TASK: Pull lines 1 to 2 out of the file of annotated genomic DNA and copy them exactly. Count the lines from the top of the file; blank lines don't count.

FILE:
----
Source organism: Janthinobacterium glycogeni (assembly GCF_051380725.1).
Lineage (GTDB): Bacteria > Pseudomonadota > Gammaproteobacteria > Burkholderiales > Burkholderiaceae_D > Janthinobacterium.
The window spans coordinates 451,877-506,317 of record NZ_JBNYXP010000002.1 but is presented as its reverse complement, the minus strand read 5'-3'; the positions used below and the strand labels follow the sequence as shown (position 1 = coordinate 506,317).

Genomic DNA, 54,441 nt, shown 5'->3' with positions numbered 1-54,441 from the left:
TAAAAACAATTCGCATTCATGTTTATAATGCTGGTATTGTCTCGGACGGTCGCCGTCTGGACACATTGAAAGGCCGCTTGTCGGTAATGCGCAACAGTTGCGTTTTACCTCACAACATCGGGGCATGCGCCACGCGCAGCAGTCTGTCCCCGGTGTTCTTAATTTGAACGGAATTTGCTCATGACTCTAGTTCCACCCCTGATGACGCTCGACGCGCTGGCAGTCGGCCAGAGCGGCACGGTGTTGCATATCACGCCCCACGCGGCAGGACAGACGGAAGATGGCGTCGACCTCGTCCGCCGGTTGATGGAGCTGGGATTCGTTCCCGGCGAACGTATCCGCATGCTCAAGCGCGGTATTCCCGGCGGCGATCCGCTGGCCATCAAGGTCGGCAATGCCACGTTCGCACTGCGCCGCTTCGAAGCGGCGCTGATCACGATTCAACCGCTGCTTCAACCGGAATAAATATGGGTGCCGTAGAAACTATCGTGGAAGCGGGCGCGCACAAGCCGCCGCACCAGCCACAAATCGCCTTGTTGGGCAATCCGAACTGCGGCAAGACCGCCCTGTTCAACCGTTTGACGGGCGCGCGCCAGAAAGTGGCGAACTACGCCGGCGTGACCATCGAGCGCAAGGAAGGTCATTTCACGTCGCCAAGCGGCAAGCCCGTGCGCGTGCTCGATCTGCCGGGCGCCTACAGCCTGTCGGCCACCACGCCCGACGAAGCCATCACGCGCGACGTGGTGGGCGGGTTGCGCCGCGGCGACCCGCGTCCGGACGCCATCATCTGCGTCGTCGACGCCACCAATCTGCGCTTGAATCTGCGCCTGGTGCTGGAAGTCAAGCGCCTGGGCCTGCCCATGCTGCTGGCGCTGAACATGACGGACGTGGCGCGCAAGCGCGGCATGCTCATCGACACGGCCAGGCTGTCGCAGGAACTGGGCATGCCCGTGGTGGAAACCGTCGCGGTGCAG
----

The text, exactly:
Source organism: Janthinobacterium glycogeni (assembly GCF_051380725.1).
Lineage (GTDB): Bacteria > Pseudomonadota > Gammaproteobacteria > Burkholderiales > Burkholderiaceae_D > Janthinobacterium.